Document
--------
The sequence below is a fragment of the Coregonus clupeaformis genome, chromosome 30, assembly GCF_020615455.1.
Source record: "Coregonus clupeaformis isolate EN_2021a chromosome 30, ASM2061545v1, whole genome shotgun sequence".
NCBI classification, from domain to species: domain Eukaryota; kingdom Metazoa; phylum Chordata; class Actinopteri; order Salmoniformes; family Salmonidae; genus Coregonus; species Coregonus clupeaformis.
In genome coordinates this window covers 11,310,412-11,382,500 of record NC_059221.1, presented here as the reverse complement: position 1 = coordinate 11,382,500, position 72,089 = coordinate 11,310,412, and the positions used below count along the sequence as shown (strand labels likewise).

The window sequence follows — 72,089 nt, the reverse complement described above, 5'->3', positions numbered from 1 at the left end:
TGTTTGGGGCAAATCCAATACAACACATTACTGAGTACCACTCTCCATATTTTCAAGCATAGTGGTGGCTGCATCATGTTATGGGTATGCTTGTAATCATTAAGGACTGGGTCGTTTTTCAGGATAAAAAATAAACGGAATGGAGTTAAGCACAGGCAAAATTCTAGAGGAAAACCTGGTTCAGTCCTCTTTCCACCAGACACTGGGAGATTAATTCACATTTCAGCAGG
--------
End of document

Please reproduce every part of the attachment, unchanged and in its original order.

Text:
The sequence below is a fragment of the Coregonus clupeaformis genome, chromosome 30, assembly GCF_020615455.1.
Source record: "Coregonus clupeaformis isolate EN_2021a chromosome 30, ASM2061545v1, whole genome shotgun sequence".
NCBI classification, from domain to species: domain Eukaryota; kingdom Metazoa; phylum Chordata; class Actinopteri; order Salmoniformes; family Salmonidae; genus Coregonus; species Coregonus clupeaformis.
In genome coordinates this window covers 11,310,412-11,382,500 of record NC_059221.1, presented here as the reverse complement: position 1 = coordinate 11,382,500, position 72,089 = coordinate 11,310,412, and the positions used below count along the sequence as shown (strand labels likewise).

The window sequence follows — 72,089 nt, the reverse complement described above, 5'->3', positions numbered from 1 at the left end:
TGTTTGGGGCAAATCCAATACAACACATTACTGAGTACCACTCTCCATATTTTCAAGCATAGTGGTGGCTGCATCATGTTATGGGTATGCTTGTAATCATTAAGGACTGGGTCGTTTTTCAGGATAAAAAATAAACGGAATGGAGTTAAGCACAGGCAAAATTCTAGAGGAAAACCTGGTTCAGTCCTCTTTCCACCAGACACTGGGAGATTAATTCACATTTCAGCAGG